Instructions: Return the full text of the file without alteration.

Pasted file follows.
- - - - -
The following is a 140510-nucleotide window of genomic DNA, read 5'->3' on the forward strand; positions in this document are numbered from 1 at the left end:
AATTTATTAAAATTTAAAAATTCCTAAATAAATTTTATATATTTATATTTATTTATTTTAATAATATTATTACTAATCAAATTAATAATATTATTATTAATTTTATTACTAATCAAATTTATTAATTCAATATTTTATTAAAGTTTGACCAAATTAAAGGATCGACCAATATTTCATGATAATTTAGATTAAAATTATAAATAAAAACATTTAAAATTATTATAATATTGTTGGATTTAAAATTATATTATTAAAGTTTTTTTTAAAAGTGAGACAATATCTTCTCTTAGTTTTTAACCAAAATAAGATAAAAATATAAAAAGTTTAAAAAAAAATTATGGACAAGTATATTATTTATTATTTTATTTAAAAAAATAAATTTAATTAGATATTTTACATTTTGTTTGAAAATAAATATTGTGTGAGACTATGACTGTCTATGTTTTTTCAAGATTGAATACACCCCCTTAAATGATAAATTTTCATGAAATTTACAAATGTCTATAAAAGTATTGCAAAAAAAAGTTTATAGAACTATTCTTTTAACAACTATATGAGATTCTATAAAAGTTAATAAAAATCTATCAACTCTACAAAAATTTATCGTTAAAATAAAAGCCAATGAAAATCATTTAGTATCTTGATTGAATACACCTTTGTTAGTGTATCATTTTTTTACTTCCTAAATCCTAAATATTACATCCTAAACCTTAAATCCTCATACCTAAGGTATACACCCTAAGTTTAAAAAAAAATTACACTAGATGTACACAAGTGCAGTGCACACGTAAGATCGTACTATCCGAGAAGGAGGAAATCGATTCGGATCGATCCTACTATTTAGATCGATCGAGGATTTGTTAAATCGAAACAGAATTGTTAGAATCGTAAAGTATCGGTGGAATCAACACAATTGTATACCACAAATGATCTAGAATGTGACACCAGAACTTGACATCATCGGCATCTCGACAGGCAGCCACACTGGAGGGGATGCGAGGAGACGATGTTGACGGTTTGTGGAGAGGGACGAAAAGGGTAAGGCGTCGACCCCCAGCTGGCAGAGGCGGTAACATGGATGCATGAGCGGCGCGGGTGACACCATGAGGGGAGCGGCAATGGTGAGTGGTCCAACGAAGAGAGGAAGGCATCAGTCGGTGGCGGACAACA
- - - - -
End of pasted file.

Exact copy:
The following is a 140510-nucleotide window of genomic DNA, read 5'->3' on the forward strand; positions in this document are numbered from 1 at the left end:
AATTTATTAAAATTTAAAAATTCCTAAATAAATTTTATATATTTATATTTATTTATTTTAATAATATTATTACTAATCAAATTAATAATATTATTATTAATTTTATTACTAATCAAATTTATTAATTCAATATTTTATTAAAGTTTGACCAAATTAAAGGATCGACCAATATTTCATGATAATTTAGATTAAAATTATAAATAAAAACATTTAAAATTATTATAATATTGTTGGATTTAAAATTATATTATTAAAGTTTTTTTTAAAAGTGAGACAATATCTTCTCTTAGTTTTTAACCAAAATAAGATAAAAATATAAAAAGTTTAAAAAAAAATTATGGACAAGTATATTATTTATTATTTTATTTAAAAAAATAAATTTAATTAGATATTTTACATTTTGTTTGAAAATAAATATTGTGTGAGACTATGACTGTCTATGTTTTTTCAAGATTGAATACACCCCCTTAAATGATAAATTTTCATGAAATTTACAAATGTCTATAAAAGTATTGCAAAAAAAAGTTTATAGAACTATTCTTTTAACAACTATATGAGATTCTATAAAAGTTAATAAAAATCTATCAACTCTACAAAAATTTATCGTTAAAATAAAAGCCAATGAAAATCATTTAGTATCTTGATTGAATACACCTTTGTTAGTGTATCATTTTTTTACTTCCTAAATCCTAAATATTACATCCTAAACCTTAAATCCTCATACCTAAGGTATACACCCTAAGTTTAAAAAAAAATTACACTAGATGTACACAAGTGCAGTGCACACGTAAGATCGTACTATCCGAGAAGGAGGAAATCGATTCGGATCGATCCTACTATTTAGATCGATCGAGGATTTGTTAAATCGAAACAGAATTGTTAGAATCGTAAAGTATCGGTGGAATCAACACAATTGTATACCACAAATGATCTAGAATGTGACACCAGAACTTGACATCATCGGCATCTCGACAGGCAGCCACACTGGAGGGGATGCGAGGAGACGATGTTGACGGTTTGTGGAGAGGGACGAAAAGGGTAAGGCGTCGACCCCCAGCTGGCAGAGGCGGTAACATGGATGCATGAGCGGCGCGGGTGACACCATGAGGGGAGCGGCAATGGTGAGTGGTCCAACGAAGAGAGGAAGGCATCAGTCGGTGGCGGACAACA